Welcome to another edition of the TESOL Games and Learning Blog. In this month’s blog, I wanted to dive into the genre of video games commonly referred to as “walking simulators.” These games are first-person narrative games that task players with exploring the clues to a mystery or event after the fact. These games forgo typical video game activities, such as fighting, crafting, or racing in favor of the player exploring an environment to solve a puzzle. In many ways, these games are more akin to short stories or novellas and can be used in classroom practice in much the same way.
One of the more invigorating aspects of walking simulator games is the focus on a more diverse array of stories and ideas while featuring more diversity of characters. These features provide a compelling case for their classroom use as players are provided an experience and worldview that may differ from their own. Over the course of an unfolding story, the players get to learn about the lives of others and to walk in a character’s shoes.
With that in mind for this month’s edition of the blog, I wanted to highlight three walking simulation games. The goal this month is to provide a brief synopsis of each game for those not familiar with the genre of walking simulators and encourage you to try them out with your language learners and brainstorm ways they may be brought into your classroom practice.
Gone Home: After a year abroad, Katie returns home to find her house abandoned. As players explore the mid-1990s home, they piece together the events that led to members of the Greenbriar family going their separate ways. The story’s main focus is the events that led to the disappearance of Sam, Katie’s younger sister. What unfolds is a story that gives players the time to learn about Sam and her journey through life in ways that allow for a powerful sense of empathy for the character. Paul Darvasi writes about his experiences using it in an English class: “It exemplified the literary strategy of revealing character through setting.”
Gone Home, like most walking simulators, is filled with both written and spoken language that students can engage with to find clues and discover what happens to the Greenbriar family, but more than that, it is effective and touching storytelling on par with any traditional novel or short story.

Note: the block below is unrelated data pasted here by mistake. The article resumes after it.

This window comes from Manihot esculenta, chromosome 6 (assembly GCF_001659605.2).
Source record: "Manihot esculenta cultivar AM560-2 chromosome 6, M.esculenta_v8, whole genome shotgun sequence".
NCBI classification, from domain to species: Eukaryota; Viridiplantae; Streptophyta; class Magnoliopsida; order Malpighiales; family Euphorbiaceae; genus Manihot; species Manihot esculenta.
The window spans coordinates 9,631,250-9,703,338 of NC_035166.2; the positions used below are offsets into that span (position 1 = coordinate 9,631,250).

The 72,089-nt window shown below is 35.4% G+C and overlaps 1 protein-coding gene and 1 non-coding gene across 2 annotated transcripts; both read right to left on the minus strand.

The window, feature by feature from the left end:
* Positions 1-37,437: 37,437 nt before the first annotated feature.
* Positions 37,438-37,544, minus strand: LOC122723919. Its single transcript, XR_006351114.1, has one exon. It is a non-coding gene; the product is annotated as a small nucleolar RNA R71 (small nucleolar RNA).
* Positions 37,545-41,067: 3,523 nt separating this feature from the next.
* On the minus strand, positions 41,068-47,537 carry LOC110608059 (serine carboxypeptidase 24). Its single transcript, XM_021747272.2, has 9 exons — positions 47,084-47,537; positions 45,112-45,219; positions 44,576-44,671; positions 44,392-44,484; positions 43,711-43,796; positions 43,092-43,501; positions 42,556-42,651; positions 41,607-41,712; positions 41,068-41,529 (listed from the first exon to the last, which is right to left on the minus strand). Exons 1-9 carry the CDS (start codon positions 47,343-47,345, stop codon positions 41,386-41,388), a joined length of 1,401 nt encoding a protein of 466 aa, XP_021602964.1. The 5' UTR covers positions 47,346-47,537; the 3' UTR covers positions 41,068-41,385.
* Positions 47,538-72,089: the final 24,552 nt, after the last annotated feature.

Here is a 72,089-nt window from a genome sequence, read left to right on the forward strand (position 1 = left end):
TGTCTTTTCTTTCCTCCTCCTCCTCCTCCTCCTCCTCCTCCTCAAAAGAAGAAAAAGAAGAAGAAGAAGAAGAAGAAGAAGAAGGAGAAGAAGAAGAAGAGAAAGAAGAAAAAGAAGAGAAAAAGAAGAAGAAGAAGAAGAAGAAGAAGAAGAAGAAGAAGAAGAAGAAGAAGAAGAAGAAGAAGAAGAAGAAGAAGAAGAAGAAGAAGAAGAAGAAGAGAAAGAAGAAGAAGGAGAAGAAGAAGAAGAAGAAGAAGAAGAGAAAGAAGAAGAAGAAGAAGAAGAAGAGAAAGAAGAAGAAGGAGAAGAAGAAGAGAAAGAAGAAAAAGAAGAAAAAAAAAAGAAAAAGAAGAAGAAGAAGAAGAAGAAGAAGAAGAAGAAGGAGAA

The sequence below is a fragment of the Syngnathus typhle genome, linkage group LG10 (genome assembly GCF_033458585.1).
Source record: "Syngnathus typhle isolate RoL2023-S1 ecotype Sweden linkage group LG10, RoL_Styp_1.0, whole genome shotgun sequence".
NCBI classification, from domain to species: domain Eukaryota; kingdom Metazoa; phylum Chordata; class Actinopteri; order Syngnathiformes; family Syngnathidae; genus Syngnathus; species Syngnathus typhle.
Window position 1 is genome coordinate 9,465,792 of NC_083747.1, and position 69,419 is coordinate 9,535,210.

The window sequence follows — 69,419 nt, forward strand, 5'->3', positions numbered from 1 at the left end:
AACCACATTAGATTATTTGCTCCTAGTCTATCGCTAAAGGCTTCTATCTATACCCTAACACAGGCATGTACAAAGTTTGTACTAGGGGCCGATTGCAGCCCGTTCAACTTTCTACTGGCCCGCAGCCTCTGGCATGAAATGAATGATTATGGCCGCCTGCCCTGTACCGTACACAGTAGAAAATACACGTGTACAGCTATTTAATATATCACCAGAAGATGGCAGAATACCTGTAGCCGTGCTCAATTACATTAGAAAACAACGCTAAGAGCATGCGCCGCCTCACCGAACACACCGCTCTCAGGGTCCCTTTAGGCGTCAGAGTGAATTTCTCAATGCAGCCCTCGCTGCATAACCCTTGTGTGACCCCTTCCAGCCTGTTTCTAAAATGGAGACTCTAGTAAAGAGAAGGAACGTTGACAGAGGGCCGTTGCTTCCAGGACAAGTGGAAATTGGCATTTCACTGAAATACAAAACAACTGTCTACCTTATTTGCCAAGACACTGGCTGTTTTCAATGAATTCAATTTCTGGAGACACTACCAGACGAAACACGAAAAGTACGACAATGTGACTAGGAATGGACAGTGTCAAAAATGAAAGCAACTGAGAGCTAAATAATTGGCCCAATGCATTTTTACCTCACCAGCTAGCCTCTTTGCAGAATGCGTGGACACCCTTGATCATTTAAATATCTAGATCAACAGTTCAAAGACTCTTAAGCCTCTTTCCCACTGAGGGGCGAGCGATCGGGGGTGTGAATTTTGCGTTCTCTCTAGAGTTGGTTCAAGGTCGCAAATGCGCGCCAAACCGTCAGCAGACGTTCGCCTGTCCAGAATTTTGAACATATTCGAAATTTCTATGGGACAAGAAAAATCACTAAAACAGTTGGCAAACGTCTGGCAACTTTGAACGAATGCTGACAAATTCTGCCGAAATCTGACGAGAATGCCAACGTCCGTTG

Blackhaven is a recent free-to-play entry in edutainment style video games. Blackhaven positions the player in the role of Kendra Turner, an intern working at the (fictional) historical site of Blackhaven plantation. Working alone on a holiday, Kendra is free to explore the grounds of Blackhaven and discovers how the lives of the plantation’s slaves are effectively erased from the historical narrative. As the game progresses, Kendra learns how even her own internship is viewed as a token of diversity by the caretakers of the estate.
It is a game rich in both written and spoken language that supports players as they begin to unpack the history of the location alongside Kendra’s exploration of how historical landmarks are commemorated. Players may begin the game with accepting the historical documentation as fact, but over time they can begin to see how what is left unsaid shapes our understanding of history in crucial ways.
Blackhaven stumbles a bit with the typical constraints of an educational game where player agency is limited, and an early scene in the museum is really just a graphical multiple-choice reading test. Still, for language learners, this controlled experience is a benefit and provides an access point to America’s continuing struggle to represent the history and lived experiences of everyone.
The Stanley Parable
The Stanley Parable is one of the most unique walking simulators and could provide the foundation for an interesting class discussion, as the experiences of each student are likely to be wildly different. It is a game rich with audio and provides the players with an overwhelming amount of choice…or does it?
The Stanley Parable subverts the all-knowing narrator device used in so many books, movies, and games. It does this by having the game narrated and then giving the player the choice to ignore the story told via narration. For example, when the player reaches two doors, the narrator remarks “When Stanley reached a room with two doors, he went through the door on the left.” Should the player choose the right door, the narrator adapts—with what can only be described as an increasing level of frustration.
The Stanley Parable is best used in a class with more advanced learners as it features some complex grammar and subverts many standard storytelling devices.
I hope this month encourages you to check out some of the many great games in the walking simulator genre and consider ways you could introduce them into your classroom practice in ways similar to novels or movies.
Until next month, play more games!